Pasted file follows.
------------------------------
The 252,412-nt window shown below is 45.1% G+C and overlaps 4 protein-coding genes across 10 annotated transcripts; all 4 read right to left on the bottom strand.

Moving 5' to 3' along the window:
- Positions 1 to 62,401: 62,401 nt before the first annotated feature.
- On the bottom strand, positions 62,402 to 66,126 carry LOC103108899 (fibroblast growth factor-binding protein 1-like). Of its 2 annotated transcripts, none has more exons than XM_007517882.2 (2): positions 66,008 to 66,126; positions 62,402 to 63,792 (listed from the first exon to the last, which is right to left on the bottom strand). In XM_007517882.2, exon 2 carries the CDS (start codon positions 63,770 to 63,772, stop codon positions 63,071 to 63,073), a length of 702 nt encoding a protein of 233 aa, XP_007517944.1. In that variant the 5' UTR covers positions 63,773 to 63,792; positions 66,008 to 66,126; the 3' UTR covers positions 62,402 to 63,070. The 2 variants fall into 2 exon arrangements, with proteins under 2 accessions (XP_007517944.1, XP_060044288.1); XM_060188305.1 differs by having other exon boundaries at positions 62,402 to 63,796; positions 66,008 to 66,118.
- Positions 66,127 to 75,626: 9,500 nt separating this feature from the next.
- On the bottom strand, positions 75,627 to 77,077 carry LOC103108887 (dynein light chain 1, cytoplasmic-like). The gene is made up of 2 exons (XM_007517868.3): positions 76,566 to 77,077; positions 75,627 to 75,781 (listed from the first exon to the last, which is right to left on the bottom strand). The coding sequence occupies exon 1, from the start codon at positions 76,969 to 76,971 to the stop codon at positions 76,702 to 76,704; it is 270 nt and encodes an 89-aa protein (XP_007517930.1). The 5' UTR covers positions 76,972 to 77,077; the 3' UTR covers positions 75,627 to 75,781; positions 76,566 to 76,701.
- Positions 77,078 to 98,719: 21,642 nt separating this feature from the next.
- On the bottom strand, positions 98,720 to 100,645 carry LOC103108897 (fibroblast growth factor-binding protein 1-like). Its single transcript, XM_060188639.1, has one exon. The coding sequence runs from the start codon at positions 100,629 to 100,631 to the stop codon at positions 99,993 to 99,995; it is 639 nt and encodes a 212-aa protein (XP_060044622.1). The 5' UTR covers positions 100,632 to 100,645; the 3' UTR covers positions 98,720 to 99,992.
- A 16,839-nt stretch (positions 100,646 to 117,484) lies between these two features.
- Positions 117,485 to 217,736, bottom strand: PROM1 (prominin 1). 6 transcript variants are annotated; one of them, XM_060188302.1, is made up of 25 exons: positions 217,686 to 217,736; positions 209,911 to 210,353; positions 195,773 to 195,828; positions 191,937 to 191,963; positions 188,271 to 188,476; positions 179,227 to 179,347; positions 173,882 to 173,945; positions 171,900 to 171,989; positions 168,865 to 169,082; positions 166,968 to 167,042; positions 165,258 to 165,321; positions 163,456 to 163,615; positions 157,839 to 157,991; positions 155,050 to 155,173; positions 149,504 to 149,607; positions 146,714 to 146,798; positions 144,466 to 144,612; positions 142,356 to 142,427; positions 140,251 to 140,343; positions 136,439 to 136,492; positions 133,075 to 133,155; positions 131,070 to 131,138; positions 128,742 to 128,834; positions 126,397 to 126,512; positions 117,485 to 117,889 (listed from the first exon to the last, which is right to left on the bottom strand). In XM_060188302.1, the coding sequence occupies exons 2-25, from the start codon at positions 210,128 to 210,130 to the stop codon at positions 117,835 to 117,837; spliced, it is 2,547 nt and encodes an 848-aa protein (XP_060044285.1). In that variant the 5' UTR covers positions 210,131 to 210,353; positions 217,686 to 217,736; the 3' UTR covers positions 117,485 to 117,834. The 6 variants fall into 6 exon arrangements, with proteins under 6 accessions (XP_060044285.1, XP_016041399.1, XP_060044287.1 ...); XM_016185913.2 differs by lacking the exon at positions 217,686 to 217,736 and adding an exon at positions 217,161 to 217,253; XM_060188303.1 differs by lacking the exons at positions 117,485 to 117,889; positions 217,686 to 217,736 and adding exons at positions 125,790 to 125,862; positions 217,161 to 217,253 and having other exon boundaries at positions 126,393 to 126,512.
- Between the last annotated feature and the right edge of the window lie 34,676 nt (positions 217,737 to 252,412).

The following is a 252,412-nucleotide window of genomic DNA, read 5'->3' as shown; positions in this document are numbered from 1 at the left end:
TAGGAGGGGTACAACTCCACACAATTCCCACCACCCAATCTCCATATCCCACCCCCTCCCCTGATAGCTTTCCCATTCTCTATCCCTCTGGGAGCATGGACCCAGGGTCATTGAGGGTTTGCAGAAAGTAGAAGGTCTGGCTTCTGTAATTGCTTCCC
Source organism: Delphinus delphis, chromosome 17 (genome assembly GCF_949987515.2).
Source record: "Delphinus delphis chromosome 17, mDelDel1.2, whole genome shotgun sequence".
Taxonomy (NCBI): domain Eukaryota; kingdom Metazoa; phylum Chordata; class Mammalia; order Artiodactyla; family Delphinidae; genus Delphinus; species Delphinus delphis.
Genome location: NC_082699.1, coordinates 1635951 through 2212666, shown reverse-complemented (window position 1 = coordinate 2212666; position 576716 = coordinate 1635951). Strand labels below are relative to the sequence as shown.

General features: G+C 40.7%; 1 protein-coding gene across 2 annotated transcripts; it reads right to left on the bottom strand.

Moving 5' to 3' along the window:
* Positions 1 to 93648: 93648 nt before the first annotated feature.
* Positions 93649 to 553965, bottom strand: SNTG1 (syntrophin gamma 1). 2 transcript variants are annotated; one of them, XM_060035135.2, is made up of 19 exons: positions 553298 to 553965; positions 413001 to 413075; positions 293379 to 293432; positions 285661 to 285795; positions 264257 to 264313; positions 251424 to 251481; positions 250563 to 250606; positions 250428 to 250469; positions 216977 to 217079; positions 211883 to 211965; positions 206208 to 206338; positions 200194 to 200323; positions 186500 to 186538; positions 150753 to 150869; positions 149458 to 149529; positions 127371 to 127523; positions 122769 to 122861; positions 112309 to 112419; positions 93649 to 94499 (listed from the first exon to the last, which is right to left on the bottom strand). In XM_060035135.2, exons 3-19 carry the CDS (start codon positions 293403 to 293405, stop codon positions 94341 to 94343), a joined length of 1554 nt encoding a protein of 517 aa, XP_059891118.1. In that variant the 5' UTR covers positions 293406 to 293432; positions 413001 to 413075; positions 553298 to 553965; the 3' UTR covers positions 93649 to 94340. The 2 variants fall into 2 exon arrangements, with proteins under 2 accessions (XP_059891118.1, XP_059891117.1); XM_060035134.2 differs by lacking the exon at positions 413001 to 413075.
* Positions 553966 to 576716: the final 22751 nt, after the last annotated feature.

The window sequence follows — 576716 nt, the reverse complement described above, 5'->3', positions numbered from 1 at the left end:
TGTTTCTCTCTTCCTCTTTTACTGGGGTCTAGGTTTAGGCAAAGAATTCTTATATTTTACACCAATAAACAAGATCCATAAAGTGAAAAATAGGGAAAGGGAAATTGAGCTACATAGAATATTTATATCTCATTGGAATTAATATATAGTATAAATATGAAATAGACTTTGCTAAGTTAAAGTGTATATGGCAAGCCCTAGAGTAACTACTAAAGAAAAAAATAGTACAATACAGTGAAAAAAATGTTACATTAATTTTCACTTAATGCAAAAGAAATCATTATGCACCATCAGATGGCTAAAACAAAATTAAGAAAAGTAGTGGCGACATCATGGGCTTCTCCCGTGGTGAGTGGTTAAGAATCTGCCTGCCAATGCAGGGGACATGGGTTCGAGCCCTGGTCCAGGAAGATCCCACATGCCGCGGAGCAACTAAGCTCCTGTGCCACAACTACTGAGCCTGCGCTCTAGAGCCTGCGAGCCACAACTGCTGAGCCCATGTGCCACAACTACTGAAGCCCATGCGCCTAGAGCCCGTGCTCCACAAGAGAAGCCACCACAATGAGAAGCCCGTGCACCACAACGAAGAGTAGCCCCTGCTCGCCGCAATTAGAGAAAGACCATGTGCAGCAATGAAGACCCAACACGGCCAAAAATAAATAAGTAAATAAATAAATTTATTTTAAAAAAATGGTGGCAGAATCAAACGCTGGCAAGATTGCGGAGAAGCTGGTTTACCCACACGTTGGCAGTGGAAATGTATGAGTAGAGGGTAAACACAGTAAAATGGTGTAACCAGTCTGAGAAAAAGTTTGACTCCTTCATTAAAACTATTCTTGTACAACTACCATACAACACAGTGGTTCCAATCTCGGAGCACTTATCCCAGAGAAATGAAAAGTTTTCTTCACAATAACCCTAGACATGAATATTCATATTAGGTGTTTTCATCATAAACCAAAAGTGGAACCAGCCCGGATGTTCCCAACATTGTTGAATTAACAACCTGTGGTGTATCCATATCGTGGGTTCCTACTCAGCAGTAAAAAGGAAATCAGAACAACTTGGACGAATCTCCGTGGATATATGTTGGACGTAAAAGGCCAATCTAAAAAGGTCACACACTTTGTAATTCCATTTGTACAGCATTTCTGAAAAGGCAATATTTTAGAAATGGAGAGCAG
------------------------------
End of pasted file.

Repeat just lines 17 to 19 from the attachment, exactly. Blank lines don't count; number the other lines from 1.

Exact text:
Genome location: NC_082699.1, coordinates 1635951 through 2212666, shown reverse-complemented (window position 1 = coordinate 2212666; position 576716 = coordinate 1635951). Strand labels below are relative to the sequence as shown.

General features: G+C 40.7%; 1 protein-coding gene across 2 annotated transcripts; it reads right to left on the bottom strand.

Moving 5' to 3' along the window: